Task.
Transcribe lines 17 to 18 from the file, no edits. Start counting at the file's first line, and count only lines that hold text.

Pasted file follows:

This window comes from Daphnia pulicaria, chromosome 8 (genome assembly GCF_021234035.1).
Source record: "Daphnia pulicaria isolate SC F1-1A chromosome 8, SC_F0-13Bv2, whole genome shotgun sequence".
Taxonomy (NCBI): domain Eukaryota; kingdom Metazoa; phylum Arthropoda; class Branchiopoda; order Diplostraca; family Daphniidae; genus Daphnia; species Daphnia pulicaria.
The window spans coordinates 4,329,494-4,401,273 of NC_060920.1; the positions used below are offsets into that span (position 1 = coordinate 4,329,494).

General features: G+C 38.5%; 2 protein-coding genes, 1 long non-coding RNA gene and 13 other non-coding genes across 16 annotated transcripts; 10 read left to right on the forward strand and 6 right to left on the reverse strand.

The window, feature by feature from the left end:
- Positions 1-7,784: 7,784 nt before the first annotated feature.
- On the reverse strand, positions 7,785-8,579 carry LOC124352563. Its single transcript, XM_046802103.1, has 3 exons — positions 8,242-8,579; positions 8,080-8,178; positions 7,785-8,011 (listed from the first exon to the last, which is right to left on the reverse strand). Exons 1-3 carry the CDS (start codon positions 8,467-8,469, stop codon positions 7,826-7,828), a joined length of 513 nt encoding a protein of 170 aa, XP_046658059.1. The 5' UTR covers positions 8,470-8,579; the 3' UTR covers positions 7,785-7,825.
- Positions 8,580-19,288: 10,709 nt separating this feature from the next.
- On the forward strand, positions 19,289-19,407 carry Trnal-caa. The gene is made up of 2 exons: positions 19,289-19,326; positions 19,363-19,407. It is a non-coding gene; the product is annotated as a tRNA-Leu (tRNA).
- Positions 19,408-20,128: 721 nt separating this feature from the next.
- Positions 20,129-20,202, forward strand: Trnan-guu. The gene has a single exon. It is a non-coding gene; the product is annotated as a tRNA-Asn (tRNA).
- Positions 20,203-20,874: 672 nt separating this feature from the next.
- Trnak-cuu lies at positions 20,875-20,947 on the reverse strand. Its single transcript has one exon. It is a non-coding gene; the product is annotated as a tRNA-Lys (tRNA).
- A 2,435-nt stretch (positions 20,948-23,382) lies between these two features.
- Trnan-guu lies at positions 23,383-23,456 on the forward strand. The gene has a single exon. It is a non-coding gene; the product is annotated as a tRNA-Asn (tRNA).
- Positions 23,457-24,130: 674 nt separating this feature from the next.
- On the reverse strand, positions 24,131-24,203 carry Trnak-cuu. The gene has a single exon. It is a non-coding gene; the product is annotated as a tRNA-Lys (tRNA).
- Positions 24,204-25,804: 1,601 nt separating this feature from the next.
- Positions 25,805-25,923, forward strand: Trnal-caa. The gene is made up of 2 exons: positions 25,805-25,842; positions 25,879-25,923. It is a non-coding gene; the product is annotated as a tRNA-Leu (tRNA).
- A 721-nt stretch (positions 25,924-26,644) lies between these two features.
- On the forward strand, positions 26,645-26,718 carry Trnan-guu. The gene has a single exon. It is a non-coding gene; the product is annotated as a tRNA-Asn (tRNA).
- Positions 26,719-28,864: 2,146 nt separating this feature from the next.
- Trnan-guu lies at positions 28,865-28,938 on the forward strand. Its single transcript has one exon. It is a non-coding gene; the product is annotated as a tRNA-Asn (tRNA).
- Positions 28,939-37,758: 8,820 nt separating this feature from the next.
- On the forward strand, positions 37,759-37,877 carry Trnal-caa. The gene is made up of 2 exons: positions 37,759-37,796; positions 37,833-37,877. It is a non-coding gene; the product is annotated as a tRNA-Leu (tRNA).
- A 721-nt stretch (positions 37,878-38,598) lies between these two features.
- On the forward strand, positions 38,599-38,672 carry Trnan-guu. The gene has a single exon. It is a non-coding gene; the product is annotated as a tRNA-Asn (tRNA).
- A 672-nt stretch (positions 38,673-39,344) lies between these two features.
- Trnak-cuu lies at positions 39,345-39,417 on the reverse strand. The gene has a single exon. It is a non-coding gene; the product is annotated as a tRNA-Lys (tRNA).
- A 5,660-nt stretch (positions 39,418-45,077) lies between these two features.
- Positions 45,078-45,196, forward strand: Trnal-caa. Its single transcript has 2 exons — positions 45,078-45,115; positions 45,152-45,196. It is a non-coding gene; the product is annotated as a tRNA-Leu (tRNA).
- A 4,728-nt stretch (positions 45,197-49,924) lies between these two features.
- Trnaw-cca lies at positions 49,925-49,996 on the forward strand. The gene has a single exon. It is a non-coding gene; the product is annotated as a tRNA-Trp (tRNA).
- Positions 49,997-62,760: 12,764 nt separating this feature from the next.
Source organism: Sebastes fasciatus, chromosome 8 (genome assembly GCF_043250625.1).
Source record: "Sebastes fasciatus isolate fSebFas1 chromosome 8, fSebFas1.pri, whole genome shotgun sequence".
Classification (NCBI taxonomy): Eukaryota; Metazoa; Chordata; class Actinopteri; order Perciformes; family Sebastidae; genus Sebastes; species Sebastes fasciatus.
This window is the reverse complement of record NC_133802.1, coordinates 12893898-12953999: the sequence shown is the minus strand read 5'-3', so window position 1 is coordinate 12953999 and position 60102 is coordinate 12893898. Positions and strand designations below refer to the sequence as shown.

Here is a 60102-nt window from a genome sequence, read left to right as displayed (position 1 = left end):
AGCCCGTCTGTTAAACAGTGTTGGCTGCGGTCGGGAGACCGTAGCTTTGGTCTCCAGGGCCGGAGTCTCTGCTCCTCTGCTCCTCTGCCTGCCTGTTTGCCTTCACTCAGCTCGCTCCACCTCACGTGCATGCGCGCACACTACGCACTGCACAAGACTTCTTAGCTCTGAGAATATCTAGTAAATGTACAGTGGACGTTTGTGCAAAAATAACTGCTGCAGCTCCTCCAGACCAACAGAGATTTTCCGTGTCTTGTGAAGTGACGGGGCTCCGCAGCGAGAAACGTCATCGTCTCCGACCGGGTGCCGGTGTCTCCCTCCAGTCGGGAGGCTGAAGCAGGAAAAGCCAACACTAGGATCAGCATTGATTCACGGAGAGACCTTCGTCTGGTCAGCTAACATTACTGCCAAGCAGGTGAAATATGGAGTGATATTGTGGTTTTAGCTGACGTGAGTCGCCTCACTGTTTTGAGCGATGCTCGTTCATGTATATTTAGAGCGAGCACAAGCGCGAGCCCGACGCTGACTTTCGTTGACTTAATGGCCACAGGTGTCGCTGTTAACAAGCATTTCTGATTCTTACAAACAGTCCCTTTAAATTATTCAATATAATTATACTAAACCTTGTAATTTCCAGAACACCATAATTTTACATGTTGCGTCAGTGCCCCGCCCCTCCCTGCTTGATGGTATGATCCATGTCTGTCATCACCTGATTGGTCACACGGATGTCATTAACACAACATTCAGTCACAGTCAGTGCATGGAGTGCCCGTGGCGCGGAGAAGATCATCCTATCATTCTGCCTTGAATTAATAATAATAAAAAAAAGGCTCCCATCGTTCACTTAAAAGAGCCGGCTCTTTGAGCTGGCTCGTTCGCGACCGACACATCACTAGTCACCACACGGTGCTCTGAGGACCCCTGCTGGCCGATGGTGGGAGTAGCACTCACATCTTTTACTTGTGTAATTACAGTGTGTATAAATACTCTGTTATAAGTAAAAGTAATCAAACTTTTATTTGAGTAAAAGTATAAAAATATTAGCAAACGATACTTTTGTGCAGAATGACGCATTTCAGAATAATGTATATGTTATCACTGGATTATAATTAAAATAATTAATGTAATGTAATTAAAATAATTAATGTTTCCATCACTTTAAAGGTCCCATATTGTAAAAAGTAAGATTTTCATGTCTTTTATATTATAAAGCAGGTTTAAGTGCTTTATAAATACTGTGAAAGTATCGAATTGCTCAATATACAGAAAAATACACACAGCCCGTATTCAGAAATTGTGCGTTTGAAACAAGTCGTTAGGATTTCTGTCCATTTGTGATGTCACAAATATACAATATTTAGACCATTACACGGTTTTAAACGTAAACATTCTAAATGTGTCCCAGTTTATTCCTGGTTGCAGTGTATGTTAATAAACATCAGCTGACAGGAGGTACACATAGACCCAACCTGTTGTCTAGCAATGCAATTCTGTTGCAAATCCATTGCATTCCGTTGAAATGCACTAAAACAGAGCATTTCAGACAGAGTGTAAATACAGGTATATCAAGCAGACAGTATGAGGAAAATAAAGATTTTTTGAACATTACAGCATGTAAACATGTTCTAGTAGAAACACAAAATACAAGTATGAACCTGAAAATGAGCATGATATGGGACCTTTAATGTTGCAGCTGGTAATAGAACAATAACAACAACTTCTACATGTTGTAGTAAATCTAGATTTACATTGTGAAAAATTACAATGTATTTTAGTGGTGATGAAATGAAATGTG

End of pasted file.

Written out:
- Positions 23,457-24,130: 674 nt separating this feature from the next.
- On the reverse strand, positions 24,131-24,203 carry Trnak-cuu. The gene has a single exon. It is a non-coding gene; the product is annotated as a tRNA-Lys (tRNA).